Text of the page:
SUMMARY OF THE INVENTION The deficiencies of the prior art are overcome in accordance with the present invention by providing a plurality of slab-like members having an identical lightweight box sandwich construction, which are joined together at simple butt joints by adhesive in various relationships to form different articles of furniture. Each slab is composed of a hollow box-sandwich including outer layers of inexpensivesive semirigid sheet material which may comprise paperboard, fiberboard or other sheet material separated by an inner rigidifying filler of cardboard honeycomb, plastic foam or other inexpensive cellular material. The lightweight slabs are joined together at structural butt joints solely with a film of high strength adhesive, making assembly extremely simple and inexpensive. The unique box slab construction enables shipment of the slabs disassembled for assembly by the retailer or user of the furniture in accordance with simple instructions. It also enables the formation of furniture of materials and construction so inexpensive as to render the furniture disposable.
Primary objects of the invention are to provide:
(1) A furniture construction enabling the manufacture of a line of furniture which is unusually inexpensive and disposable;
(2) A furniture construction which enables the formation of unusually lightweight but strong furniture;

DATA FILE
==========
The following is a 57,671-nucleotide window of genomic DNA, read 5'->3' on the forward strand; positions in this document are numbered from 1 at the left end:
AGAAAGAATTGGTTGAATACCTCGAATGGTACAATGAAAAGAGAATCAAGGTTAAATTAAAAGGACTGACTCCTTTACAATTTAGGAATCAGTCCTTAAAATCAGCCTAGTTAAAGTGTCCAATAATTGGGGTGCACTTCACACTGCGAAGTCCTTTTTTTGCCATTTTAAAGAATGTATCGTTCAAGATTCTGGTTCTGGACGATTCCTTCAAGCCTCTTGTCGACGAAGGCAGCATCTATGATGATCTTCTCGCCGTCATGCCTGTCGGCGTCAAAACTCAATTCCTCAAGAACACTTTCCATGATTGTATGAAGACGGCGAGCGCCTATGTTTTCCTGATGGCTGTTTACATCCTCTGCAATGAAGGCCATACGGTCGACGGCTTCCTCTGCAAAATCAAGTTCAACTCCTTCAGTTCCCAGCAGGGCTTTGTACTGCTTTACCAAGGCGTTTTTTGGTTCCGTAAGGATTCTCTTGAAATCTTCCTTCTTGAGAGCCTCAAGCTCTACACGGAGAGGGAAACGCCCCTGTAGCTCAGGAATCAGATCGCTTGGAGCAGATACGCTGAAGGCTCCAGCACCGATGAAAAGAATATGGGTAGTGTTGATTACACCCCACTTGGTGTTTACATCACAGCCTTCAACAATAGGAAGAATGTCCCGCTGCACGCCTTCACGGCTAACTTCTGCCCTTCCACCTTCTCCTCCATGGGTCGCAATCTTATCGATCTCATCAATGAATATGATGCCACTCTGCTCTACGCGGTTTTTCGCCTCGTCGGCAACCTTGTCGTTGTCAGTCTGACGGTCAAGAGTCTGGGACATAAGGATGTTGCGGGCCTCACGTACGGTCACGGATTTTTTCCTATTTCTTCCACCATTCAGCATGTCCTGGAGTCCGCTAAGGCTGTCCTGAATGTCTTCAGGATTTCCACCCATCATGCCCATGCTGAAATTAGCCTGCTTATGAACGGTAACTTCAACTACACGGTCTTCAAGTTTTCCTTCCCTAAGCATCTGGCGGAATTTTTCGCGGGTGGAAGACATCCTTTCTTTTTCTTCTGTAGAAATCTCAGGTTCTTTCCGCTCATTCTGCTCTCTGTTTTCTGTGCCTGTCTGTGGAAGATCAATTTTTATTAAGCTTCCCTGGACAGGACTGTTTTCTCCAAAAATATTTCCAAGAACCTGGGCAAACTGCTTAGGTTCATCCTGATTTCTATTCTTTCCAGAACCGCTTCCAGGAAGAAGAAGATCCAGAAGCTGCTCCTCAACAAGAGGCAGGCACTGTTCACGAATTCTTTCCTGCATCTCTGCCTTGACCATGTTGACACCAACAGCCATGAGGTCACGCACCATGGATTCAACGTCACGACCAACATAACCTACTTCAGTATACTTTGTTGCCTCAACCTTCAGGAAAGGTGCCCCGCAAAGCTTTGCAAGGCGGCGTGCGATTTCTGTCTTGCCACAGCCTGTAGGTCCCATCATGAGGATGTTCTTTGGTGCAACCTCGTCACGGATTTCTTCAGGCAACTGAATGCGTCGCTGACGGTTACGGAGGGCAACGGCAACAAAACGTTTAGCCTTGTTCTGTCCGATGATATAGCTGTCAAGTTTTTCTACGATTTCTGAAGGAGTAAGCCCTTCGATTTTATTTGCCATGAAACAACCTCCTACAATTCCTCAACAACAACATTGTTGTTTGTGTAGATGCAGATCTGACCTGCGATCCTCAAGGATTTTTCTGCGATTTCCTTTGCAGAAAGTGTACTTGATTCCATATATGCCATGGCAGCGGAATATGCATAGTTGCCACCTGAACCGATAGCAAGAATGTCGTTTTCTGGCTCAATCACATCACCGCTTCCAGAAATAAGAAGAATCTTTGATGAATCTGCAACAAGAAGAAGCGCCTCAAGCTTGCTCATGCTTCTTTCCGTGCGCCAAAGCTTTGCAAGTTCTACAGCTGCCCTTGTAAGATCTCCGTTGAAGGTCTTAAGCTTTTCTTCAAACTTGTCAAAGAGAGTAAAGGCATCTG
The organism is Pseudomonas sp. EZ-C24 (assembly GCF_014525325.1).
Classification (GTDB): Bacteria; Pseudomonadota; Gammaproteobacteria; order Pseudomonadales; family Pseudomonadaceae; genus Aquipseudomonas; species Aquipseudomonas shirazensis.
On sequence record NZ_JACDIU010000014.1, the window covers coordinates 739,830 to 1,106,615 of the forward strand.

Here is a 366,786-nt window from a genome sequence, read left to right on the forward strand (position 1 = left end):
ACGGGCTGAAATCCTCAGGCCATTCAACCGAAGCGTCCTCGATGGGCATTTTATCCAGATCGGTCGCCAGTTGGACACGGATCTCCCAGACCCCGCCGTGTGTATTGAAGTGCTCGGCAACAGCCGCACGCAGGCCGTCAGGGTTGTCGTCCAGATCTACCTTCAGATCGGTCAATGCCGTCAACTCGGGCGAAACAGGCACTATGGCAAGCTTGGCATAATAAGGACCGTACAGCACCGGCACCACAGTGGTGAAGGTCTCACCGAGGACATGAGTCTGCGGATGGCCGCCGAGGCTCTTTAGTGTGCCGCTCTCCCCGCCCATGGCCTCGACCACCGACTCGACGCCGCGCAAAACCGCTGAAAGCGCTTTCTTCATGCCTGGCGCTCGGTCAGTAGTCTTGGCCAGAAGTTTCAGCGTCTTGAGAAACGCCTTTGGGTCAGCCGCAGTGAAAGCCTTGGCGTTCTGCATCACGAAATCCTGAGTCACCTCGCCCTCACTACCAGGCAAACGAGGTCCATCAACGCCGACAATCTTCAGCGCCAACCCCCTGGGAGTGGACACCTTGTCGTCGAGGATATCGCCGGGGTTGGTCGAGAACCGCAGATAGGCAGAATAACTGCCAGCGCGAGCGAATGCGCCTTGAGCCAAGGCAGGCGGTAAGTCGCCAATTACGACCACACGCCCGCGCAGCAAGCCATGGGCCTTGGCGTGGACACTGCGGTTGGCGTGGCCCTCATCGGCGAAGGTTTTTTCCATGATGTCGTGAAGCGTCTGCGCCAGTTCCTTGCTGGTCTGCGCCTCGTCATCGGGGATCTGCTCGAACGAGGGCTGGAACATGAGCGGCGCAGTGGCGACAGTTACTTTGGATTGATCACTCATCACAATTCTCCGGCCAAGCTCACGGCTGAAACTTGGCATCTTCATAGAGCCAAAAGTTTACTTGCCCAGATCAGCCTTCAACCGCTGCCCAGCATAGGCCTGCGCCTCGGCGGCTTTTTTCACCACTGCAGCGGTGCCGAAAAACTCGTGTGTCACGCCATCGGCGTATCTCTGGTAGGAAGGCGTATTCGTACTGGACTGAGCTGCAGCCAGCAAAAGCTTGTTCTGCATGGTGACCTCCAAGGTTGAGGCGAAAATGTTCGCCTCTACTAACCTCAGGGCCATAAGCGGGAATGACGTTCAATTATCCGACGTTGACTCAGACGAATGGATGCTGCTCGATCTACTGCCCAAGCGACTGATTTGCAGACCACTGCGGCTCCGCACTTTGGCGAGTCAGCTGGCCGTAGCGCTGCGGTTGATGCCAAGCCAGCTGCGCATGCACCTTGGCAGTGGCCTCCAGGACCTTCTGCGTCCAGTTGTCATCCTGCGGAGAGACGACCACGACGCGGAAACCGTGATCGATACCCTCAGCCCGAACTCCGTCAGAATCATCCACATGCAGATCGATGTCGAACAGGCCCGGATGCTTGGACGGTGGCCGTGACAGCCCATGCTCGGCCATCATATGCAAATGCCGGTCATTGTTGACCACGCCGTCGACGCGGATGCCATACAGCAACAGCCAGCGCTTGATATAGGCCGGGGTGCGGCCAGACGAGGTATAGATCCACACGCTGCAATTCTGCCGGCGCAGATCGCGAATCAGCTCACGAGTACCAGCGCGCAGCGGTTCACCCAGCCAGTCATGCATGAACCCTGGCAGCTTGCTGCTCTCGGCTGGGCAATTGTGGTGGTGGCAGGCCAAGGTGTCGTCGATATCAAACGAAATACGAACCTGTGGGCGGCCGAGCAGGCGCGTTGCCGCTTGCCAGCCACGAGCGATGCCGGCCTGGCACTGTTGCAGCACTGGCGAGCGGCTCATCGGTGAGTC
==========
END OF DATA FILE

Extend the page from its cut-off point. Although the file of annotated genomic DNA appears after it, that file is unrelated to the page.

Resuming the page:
(3) A furniture construction which is adaptable for making various articles of attractive furniture using the same construction techniques;
(4) A furniture construction wherein a plurality of slab-like members are assembled together in various patterns to form different articles of furniture;
(5) A furniture construction utilizing a plurality of slabs of box-like construction composed of inexpensive paper, fiber or other thin sheet materials;
(6) A furniture construction wherein a plurality of slab-like members are glued together at butt joints with high strength adhesive to form articles of furniture;
(7) A furniture construction wherein a plurality of slab-like members of lightweight box construction may be made up and then shipped in knocked-down form for assembly by the seller or user of such furniture in predetermined patterns.
BRIEF DESCRIPTION OF DRAWINGS The foregoing and other objects and advantages of the present invention will become more apparent from the following detailed description which proceeds with reference to the accompanying drawings wherein:
FIG. 1 is a perspective view of an armchair in accordance with the present invention as viewed from above looking toward the front and one side of such chair;
FIG. 2 is a perspective view on the same scale as FIG. 1 as viewed from above and looking toward the rear and opposite side of the chair of FIG. 1;